Paleontology

Ethiopia’s claim to be the Cradle of Humankind is the strongest of any country in the world, thanks to a remarkable series of palaeontological discoveries, mostly in the Afar region of the northern Rift Valley. Indeed, of the 14 fossils and other relicts regarded to be most important in determining our understanding of human evolution, 11 were found in Ethiopia.

  • The most famous fossil unearthed in Ethiopia is Lucy, the partial skeleton of a Australopithecus afarensis female discovered by the anthropologist Professor Donald Johanson and his student Tom Gray at Hadar in 1974. Then the oldest hominid fossil ever discovered at 3.2 million years old, its limb structure demonstrated that bipedalism had evolved much earlier than was previously assumed. The name Lucy derives from the Beatles song ‘Lucy in the Sky with Diamonds’, which was playing in camp at the time.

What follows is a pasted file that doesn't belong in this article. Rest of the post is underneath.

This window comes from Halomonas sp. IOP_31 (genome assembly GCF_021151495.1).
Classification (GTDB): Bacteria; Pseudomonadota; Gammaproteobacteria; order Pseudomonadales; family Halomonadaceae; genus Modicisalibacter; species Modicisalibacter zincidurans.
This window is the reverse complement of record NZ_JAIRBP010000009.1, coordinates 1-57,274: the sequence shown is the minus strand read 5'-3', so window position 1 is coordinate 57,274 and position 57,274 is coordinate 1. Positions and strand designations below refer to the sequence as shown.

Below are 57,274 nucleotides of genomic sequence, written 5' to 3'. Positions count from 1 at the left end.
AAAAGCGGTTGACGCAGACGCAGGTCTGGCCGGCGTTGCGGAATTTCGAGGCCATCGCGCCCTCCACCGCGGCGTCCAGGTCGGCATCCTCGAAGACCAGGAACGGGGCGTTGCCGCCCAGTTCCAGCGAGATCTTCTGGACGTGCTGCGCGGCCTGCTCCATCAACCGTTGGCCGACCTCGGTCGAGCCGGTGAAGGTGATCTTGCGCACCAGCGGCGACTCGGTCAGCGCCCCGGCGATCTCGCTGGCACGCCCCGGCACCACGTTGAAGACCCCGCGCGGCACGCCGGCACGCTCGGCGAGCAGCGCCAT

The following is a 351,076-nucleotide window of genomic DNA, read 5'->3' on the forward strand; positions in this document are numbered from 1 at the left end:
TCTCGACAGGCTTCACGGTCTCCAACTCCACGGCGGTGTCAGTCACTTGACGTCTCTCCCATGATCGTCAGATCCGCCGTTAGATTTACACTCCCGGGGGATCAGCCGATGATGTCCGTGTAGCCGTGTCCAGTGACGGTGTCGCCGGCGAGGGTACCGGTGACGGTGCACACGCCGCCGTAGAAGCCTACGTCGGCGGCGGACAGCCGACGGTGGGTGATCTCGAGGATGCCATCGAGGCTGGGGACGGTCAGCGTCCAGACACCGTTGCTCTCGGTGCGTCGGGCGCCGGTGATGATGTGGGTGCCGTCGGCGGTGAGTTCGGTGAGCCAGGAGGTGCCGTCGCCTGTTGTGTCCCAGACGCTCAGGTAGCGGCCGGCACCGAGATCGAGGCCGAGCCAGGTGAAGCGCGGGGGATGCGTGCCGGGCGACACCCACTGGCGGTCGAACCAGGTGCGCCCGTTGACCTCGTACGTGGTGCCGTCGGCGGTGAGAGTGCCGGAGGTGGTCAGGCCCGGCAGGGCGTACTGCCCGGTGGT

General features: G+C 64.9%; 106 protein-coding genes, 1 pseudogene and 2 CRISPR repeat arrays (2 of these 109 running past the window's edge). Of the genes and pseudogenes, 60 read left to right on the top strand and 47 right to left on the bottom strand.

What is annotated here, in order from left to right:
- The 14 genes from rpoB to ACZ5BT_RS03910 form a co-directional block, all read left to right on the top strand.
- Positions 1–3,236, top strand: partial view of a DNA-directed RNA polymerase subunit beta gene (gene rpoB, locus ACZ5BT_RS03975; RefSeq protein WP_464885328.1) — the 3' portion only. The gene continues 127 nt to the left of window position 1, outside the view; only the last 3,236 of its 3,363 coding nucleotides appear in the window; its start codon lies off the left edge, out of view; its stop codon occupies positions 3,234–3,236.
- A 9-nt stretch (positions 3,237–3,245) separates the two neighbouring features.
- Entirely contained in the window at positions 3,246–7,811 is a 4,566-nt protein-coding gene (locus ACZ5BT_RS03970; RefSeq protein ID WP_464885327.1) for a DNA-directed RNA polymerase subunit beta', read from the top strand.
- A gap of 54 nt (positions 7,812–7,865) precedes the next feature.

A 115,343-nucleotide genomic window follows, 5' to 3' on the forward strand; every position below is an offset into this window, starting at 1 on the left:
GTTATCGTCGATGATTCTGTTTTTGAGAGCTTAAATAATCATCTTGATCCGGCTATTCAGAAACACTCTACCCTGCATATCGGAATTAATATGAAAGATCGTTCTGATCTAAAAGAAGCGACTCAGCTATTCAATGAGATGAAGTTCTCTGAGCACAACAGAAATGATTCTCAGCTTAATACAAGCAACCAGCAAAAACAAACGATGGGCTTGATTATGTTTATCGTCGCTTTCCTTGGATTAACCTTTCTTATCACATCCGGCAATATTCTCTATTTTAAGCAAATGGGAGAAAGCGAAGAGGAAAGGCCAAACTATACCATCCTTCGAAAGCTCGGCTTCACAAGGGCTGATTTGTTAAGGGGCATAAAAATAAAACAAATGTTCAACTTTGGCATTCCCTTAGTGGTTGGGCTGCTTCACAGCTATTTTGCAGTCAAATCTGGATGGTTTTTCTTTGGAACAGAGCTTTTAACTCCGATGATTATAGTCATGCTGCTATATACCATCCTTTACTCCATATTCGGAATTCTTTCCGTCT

• In 1997, the Ethiopian anthropologist Yohannes Haile-Selassie discovered the world’s oldest undisputed hominid remains, ascribed to the species Ardipithecus kadabba and dated to 5.5 million years old, in Afar.
  • Ethiopia has also yielded the world’s oldest-known stone-age tools. Dating back more than 2.5 million years, these were uncovered in Afar at a site called Gona.
  • A more southerly site alongside the Omo River has yielded the oldest-known fossils of anatomically modern humans Homo sapiens sapiens. Originally dated at 130,000 years old upon their discovery in the 1960s, this pair of skulls was re-dated at almost 200,000 years old in 2005.
  • An excellent palaeontological hall in Addis Ababa’s National Museum of Ethiopia displays the remains of Lucy as well as several other significant old fossils. Also of interest is the palaeontological museum and stone-age tool site at Melka Kunture south of Addis Ababa.